They carried diaries, photographs, binoculars, socks, and foot powder.  They carried fatigue jackets, radios, compasses, batteries, maps, and codebooks. They carried M16s and M60s and ammo belts. They carried plastic explosives, grenades, and mines.

Taking turns, they carried the big PRC-77 scrambler radio, which weighed 30 pounds with its battery.

They shared the weight of memory.

They took up what others could no longer bear.

Often, they carried each other, the wounded or weak.

“They carried all they could bear,” writes O’Brien, “and then some, including a silent awe for the terrible power of the things they carried.”[2]

They carried all the emotional baggage of men who might die. Grief, terror, love, longing — these were intangibles, but the intangibles had their own mass and specific gravity, they had tangible weight.

They carried shameful memories. They carried the common secret of cowardice barely restrained, the instinct to run or freeze or hide, and in many respects this was the heaviest burden of all, for it could never be put down, it required perfect balance and perfect posture.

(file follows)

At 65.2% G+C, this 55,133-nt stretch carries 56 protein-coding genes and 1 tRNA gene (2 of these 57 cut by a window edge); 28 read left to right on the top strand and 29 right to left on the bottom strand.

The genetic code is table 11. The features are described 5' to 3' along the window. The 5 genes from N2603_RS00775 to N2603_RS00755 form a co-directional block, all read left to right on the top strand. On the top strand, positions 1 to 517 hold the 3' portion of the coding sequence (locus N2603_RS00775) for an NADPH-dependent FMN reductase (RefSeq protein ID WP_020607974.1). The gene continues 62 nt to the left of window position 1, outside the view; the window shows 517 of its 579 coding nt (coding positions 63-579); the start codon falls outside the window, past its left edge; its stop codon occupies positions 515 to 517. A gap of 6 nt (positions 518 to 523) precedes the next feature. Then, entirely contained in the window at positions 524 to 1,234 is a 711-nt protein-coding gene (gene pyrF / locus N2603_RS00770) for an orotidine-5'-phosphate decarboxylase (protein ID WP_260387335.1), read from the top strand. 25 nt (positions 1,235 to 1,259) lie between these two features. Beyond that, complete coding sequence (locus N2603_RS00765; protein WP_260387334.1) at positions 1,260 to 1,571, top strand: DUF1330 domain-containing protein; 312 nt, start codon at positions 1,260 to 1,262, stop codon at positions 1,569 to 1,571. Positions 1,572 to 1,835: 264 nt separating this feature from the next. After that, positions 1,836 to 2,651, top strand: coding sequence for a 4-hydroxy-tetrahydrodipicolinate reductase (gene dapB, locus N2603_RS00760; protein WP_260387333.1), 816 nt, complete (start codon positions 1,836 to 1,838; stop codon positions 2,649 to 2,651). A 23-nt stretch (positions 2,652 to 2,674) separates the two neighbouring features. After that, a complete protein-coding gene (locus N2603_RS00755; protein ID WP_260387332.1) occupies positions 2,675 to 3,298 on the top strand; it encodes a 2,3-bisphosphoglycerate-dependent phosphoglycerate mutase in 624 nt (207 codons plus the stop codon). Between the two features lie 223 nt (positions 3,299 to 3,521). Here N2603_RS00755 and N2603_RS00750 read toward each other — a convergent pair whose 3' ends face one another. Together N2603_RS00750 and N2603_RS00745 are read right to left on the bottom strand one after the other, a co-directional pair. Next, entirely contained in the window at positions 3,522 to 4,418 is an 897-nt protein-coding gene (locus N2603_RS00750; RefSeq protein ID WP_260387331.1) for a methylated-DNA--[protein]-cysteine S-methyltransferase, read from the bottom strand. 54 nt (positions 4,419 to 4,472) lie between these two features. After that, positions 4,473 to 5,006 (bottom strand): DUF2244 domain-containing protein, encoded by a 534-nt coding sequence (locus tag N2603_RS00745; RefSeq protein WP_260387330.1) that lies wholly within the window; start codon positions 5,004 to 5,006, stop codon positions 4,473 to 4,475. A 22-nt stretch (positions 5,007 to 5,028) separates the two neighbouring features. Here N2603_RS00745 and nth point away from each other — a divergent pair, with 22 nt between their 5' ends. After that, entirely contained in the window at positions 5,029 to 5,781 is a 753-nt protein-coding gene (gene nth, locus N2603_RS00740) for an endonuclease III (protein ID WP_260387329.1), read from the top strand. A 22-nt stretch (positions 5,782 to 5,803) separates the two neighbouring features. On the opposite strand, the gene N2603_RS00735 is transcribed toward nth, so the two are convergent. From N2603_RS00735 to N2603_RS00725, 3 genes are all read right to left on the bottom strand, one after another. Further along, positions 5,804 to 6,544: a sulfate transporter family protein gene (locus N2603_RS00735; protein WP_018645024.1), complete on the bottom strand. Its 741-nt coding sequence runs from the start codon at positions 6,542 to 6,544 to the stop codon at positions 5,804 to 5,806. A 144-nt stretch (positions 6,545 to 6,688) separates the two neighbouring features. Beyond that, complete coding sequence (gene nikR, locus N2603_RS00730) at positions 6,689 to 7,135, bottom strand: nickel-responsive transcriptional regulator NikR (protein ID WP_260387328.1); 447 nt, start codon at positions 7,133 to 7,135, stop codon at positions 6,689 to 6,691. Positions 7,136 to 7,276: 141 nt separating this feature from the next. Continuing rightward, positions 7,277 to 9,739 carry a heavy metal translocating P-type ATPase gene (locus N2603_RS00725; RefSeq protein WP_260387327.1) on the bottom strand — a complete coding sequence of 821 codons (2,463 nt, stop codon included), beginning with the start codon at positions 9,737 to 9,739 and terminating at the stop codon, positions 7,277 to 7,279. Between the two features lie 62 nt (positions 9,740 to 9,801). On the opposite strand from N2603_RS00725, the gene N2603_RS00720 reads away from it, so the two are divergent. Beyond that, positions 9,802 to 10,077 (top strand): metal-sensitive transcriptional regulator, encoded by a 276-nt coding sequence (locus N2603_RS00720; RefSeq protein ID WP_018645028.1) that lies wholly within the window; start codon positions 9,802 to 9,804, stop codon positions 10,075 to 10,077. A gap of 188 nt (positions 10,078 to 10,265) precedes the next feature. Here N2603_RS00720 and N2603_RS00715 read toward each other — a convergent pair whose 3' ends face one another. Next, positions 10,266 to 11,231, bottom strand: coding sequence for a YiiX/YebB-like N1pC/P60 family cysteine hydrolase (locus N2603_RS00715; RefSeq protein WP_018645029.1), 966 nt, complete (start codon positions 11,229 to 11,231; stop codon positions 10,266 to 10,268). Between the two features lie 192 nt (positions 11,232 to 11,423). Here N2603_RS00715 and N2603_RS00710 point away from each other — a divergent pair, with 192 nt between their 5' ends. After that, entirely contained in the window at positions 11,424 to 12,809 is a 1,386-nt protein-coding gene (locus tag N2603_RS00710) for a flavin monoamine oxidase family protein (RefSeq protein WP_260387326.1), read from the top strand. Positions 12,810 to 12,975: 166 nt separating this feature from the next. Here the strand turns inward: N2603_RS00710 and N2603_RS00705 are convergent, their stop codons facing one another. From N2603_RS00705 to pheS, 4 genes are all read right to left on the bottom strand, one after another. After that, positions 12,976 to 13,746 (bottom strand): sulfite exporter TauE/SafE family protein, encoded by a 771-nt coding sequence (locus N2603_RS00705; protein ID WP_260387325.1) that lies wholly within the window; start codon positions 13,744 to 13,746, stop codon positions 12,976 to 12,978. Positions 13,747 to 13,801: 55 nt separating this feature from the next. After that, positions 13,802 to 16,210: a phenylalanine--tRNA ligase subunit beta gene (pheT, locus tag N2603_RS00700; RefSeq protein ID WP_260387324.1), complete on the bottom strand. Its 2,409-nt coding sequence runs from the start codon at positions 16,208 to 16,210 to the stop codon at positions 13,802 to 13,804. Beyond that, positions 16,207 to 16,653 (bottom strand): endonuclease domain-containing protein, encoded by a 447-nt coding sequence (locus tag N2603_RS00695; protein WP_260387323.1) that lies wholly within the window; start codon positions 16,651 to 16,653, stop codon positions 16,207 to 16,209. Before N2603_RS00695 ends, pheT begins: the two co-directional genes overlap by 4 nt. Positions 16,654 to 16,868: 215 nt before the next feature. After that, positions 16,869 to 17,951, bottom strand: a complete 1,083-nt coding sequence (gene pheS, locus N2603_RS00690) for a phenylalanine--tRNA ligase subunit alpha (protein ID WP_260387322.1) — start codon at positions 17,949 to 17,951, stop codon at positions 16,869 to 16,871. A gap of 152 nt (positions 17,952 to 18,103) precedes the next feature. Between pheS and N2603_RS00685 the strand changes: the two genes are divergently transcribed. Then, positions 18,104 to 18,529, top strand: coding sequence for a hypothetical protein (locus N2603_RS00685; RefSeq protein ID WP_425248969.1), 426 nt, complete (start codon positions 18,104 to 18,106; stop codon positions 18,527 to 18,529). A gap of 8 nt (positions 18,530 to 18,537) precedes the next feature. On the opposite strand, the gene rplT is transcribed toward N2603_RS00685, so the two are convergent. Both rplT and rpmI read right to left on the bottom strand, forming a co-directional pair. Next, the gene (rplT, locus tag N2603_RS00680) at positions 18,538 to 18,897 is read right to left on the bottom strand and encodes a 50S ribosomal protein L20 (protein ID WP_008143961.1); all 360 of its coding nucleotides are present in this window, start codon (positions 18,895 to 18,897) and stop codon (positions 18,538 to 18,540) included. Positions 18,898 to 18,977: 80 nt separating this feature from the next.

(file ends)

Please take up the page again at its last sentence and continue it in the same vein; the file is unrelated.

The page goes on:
They carried the soldier’s greatest fear, which was the fear of blushing. Men killed, and died, because they were embarassed not to.[3]

They had been sent on a mission, and the mission was everything. So they carried all they could bear, and then some. They carried heavy burdens in the name of freedom.

For Jesus the mission was everything. He appointed seventy and sent them on ahead of him in pairs to every town and place where he himself intended to go. He encouraged them to think of themselves as laborers in a plentiful harvest – in fact, a harvest so plentiful, that their first assignment was to ask the Lord of the harvest to send out more laborers. Am I the only one who thinks that’s a curious understanding of labor, where the workers’ first task is to ask the head of this harvesting operation to send out more workers?

Harvest makes us think of the workers in the vineyard, and of wheat and chaff, and of good soil where the seed bears fruit and yields a hundredfold. But Jesus doesn’t want us to chase farming metaphors down various rabbit holes: “See, I am sending you out like lambs into the midst of wolves.” He didn’t say, “See, I am sending you out like dogs into the midst of lambs to round them up for the shepherd.” No, like lambs into the midst of wolves, which sounds terrifying, unless you trust that the promise of new heavens and a new earth is not a distant someday-somewhere-dream, and that the banquet where the wolf and the lamb feed together is close at hand — no more distant than the next town, the next house, or the next person you encounter.[4]